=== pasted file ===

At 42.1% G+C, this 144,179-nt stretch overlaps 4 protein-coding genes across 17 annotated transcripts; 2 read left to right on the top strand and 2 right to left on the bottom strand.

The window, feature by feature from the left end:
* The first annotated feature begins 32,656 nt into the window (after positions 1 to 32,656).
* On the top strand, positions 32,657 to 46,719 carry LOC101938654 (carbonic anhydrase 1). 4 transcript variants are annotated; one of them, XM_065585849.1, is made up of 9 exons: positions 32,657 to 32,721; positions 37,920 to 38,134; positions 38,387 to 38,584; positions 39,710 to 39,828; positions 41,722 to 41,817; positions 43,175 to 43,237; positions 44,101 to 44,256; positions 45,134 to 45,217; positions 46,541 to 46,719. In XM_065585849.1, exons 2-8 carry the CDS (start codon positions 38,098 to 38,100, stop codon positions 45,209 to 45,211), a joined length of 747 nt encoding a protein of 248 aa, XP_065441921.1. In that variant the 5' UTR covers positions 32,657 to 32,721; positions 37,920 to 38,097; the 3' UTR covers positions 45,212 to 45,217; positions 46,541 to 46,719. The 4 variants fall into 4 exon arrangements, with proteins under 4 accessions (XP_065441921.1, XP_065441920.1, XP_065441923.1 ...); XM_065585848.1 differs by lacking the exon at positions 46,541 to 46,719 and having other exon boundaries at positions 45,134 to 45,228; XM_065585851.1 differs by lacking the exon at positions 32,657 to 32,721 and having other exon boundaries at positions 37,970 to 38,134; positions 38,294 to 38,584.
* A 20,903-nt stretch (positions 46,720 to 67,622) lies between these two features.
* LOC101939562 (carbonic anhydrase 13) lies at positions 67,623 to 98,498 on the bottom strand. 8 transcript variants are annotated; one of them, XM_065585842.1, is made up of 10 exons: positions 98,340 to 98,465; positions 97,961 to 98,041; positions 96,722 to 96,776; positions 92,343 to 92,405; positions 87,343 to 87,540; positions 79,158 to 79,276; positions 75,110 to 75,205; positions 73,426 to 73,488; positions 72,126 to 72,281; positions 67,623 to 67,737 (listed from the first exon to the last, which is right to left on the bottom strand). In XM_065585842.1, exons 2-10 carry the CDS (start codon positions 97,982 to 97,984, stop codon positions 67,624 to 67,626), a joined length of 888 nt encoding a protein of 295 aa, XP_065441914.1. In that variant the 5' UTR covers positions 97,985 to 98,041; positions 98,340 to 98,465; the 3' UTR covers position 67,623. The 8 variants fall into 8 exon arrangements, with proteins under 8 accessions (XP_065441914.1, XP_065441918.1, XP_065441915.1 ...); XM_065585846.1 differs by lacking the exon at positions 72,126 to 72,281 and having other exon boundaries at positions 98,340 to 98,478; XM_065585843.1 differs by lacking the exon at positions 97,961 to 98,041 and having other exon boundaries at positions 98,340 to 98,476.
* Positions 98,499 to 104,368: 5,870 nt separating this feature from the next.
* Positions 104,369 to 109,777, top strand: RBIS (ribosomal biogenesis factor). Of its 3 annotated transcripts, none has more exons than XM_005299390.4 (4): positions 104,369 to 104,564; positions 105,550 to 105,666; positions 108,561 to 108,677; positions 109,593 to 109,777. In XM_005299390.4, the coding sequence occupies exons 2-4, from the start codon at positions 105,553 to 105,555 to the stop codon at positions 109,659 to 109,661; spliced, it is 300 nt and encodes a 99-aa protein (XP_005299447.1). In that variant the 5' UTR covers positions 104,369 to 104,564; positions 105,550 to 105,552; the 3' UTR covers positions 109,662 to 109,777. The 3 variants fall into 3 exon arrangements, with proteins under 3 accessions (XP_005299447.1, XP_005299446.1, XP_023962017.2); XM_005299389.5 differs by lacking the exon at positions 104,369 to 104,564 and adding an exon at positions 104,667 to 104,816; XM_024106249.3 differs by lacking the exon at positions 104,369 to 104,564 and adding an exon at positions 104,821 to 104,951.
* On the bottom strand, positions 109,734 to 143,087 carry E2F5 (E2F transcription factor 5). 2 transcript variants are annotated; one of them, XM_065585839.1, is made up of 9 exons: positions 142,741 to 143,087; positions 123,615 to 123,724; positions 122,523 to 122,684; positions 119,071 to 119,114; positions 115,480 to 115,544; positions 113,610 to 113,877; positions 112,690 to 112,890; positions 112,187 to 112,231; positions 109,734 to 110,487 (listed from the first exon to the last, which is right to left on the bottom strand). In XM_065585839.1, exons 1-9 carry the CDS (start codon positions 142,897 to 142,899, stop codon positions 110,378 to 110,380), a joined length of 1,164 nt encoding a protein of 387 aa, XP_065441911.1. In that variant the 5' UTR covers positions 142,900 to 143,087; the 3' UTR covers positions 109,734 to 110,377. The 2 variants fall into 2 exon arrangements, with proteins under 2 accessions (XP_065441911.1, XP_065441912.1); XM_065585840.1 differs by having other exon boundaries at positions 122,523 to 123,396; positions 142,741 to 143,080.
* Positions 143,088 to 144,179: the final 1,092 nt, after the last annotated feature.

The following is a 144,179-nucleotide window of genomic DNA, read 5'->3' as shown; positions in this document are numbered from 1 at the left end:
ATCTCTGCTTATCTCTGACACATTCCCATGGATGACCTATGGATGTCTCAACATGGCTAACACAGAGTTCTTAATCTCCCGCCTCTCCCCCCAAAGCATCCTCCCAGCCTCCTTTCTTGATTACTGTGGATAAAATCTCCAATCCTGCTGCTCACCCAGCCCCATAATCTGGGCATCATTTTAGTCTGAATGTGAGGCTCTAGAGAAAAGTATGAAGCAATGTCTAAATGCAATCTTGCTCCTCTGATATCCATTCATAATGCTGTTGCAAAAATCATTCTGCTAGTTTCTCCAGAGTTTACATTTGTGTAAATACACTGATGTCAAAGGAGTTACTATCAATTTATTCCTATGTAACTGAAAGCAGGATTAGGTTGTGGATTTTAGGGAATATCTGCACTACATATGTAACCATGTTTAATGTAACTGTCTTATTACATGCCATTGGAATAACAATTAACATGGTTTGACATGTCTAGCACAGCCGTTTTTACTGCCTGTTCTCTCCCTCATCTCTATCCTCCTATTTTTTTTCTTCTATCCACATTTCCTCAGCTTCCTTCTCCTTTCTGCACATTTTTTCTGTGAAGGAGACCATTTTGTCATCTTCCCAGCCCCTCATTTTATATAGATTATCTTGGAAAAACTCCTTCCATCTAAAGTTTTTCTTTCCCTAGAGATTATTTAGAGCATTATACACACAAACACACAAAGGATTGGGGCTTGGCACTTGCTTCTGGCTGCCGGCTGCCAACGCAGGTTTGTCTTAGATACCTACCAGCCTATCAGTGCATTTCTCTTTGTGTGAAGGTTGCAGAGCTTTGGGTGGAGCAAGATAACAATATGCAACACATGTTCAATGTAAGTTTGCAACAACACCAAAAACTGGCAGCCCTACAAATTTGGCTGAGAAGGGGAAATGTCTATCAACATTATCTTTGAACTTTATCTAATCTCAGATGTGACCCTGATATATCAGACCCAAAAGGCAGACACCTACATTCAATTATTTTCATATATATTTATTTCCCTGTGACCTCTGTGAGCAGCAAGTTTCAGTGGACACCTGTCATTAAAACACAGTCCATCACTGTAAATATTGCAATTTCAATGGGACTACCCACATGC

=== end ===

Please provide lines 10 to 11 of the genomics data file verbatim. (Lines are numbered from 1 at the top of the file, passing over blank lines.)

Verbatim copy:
* Positions 143,088 to 144,179: the final 1,092 nt, after the last annotated feature.

The following is a 144,179-nucleotide window of genomic DNA, read 5'->3' as shown; positions in this document are numbered from 1 at the left end: